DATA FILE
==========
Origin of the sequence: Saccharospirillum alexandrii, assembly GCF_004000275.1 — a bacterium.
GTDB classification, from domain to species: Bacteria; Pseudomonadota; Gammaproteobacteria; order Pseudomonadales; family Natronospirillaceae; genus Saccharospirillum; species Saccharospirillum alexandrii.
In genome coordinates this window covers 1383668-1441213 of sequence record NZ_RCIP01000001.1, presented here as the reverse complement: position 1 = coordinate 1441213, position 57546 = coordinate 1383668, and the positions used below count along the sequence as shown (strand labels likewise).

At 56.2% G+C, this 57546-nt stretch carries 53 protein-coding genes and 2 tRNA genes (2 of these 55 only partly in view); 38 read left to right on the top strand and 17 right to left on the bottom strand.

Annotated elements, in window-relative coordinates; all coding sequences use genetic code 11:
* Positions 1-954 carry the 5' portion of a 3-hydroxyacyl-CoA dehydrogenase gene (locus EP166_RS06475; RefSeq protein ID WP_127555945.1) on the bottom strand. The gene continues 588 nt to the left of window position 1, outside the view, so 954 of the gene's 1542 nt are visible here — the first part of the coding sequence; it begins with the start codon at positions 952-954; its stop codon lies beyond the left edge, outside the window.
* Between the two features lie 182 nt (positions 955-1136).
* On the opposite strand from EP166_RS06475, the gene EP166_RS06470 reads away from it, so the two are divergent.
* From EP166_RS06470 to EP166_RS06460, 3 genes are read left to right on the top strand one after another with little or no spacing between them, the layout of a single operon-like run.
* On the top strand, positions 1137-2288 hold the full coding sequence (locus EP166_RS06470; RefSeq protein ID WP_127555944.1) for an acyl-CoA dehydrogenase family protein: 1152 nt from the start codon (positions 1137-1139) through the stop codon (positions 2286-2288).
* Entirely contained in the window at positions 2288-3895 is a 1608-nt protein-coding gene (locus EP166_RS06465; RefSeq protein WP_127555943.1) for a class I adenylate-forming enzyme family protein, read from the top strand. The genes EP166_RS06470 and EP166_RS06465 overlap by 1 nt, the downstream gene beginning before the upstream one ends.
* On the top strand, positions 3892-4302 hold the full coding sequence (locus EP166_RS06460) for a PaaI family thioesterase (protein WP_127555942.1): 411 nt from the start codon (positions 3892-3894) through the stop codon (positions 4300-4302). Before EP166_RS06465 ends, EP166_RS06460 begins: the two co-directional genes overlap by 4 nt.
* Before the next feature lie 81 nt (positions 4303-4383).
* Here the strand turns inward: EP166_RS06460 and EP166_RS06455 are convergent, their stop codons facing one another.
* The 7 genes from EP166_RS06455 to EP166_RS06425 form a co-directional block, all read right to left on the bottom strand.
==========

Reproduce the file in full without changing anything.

Origin of the sequence: Saccharospirillum alexandrii, assembly GCF_004000275.1 — a bacterium.
GTDB classification, from domain to species: Bacteria; Pseudomonadota; Gammaproteobacteria; order Pseudomonadales; family Natronospirillaceae; genus Saccharospirillum; species Saccharospirillum alexandrii.
In genome coordinates this window covers 1383668-1441213 of sequence record NZ_RCIP01000001.1, presented here as the reverse complement: position 1 = coordinate 1441213, position 57546 = coordinate 1383668, and the positions used below count along the sequence as shown (strand labels likewise).

At 56.2% G+C, this 57546-nt stretch carries 53 protein-coding genes and 2 tRNA genes (2 of these 55 only partly in view); 38 read left to right on the top strand and 17 right to left on the bottom strand.

Annotated elements, in window-relative coordinates; all coding sequences use genetic code 11:
* Positions 1-954 carry the 5' portion of a 3-hydroxyacyl-CoA dehydrogenase gene (locus EP166_RS06475; RefSeq protein ID WP_127555945.1) on the bottom strand. The gene continues 588 nt to the left of window position 1, outside the view, so 954 of the gene's 1542 nt are visible here — the first part of the coding sequence; it begins with the start codon at positions 952-954; its stop codon lies beyond the left edge, outside the window.
* Between the two features lie 182 nt (positions 955-1136).
* On the opposite strand from EP166_RS06475, the gene EP166_RS06470 reads away from it, so the two are divergent.
* From EP166_RS06470 to EP166_RS06460, 3 genes are read left to right on the top strand one after another with little or no spacing between them, the layout of a single operon-like run.
* On the top strand, positions 1137-2288 hold the full coding sequence (locus EP166_RS06470; RefSeq protein ID WP_127555944.1) for an acyl-CoA dehydrogenase family protein: 1152 nt from the start codon (positions 1137-1139) through the stop codon (positions 2286-2288).
* Entirely contained in the window at positions 2288-3895 is a 1608-nt protein-coding gene (locus EP166_RS06465; RefSeq protein WP_127555943.1) for a class I adenylate-forming enzyme family protein, read from the top strand. The genes EP166_RS06470 and EP166_RS06465 overlap by 1 nt, the downstream gene beginning before the upstream one ends.
* On the top strand, positions 3892-4302 hold the full coding sequence (locus EP166_RS06460) for a PaaI family thioesterase (protein WP_127555942.1): 411 nt from the start codon (positions 3892-3894) through the stop codon (positions 4300-4302). Before EP166_RS06465 ends, EP166_RS06460 begins: the two co-directional genes overlap by 4 nt.
* Before the next feature lie 81 nt (positions 4303-4383).
* Here the strand turns inward: EP166_RS06460 and EP166_RS06455 are convergent, their stop codons facing one another.
* The 7 genes from EP166_RS06455 to EP166_RS06425 form a co-directional block, all read right to left on the bottom strand.